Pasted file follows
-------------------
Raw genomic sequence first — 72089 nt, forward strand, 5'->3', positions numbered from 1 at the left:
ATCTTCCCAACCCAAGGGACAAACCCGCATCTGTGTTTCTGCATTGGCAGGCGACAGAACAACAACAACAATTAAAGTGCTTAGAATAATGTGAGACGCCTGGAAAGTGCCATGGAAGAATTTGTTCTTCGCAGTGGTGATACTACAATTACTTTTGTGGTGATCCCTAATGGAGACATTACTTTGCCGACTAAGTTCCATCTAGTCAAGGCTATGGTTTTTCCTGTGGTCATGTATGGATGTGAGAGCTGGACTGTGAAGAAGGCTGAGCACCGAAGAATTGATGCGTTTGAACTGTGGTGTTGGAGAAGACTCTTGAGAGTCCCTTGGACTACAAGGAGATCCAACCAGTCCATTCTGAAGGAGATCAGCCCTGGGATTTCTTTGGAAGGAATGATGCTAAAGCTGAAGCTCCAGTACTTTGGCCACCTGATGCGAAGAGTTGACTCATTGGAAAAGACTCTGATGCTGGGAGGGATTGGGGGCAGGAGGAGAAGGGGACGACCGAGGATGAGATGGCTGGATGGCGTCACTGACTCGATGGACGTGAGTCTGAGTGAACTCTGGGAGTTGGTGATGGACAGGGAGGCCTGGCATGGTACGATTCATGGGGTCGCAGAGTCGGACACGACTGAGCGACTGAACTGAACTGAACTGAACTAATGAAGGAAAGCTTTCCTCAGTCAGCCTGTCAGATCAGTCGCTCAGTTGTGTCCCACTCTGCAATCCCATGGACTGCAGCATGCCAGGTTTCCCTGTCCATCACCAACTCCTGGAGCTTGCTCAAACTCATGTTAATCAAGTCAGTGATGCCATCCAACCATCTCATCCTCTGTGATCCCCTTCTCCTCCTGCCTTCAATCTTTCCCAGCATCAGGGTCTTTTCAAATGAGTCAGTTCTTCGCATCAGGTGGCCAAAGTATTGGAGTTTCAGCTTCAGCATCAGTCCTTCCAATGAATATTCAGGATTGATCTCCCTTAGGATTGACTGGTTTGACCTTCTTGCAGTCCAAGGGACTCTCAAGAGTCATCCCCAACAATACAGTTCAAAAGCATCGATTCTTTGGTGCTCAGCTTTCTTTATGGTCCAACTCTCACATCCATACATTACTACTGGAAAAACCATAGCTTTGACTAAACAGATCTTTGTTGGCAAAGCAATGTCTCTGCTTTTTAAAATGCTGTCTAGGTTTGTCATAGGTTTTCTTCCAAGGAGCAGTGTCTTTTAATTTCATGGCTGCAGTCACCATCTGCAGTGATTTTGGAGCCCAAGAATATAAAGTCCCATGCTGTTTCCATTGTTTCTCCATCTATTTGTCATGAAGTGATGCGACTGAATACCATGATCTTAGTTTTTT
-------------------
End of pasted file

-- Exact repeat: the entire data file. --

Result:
Raw genomic sequence first — 72089 nt, forward strand, 5'->3', positions numbered from 1 at the left:
ATCTTCCCAACCCAAGGGACAAACCCGCATCTGTGTTTCTGCATTGGCAGGCGACAGAACAACAACAACAATTAAAGTGCTTAGAATAATGTGAGACGCCTGGAAAGTGCCATGGAAGAATTTGTTCTTCGCAGTGGTGATACTACAATTACTTTTGTGGTGATCCCTAATGGAGACATTACTTTGCCGACTAAGTTCCATCTAGTCAAGGCTATGGTTTTTCCTGTGGTCATGTATGGATGTGAGAGCTGGACTGTGAAGAAGGCTGAGCACCGAAGAATTGATGCGTTTGAACTGTGGTGTTGGAGAAGACTCTTGAGAGTCCCTTGGACTACAAGGAGATCCAACCAGTCCATTCTGAAGGAGATCAGCCCTGGGATTTCTTTGGAAGGAATGATGCTAAAGCTGAAGCTCCAGTACTTTGGCCACCTGATGCGAAGAGTTGACTCATTGGAAAAGACTCTGATGCTGGGAGGGATTGGGGGCAGGAGGAGAAGGGGACGACCGAGGATGAGATGGCTGGATGGCGTCACTGACTCGATGGACGTGAGTCTGAGTGAACTCTGGGAGTTGGTGATGGACAGGGAGGCCTGGCATGGTACGATTCATGGGGTCGCAGAGTCGGACACGACTGAGCGACTGAACTGAACTGAACTGAACTAATGAAGGAAAGCTTTCCTCAGTCAGCCTGTCAGATCAGTCGCTCAGTTGTGTCCCACTCTGCAATCCCATGGACTGCAGCATGCCAGGTTTCCCTGTCCATCACCAACTCCTGGAGCTTGCTCAAACTCATGTTAATCAAGTCAGTGATGCCATCCAACCATCTCATCCTCTGTGATCCCCTTCTCCTCCTGCCTTCAATCTTTCCCAGCATCAGGGTCTTTTCAAATGAGTCAGTTCTTCGCATCAGGTGGCCAAAGTATTGGAGTTTCAGCTTCAGCATCAGTCCTTCCAATGAATATTCAGGATTGATCTCCCTTAGGATTGACTGGTTTGACCTTCTTGCAGTCCAAGGGACTCTCAAGAGTCATCCCCAACAATACAGTTCAAAAGCATCGATTCTTTGGTGCTCAGCTTTCTTTATGGTCCAACTCTCACATCCATACATTACTACTGGAAAAACCATAGCTTTGACTAAACAGATCTTTGTTGGCAAAGCAATGTCTCTGCTTTTTAAAATGCTGTCTAGGTTTGTCATAGGTTTTCTTCCAAGGAGCAGTGTCTTTTAATTTCATGGCTGCAGTCACCATCTGCAGTGATTTTGGAGCCCAAGAATATAAAGTCCCATGCTGTTTCCATTGTTTCTCCATCTATTTGTCATGAAGTGATGCGACTGAATACCATGATCTTAGTTTTTT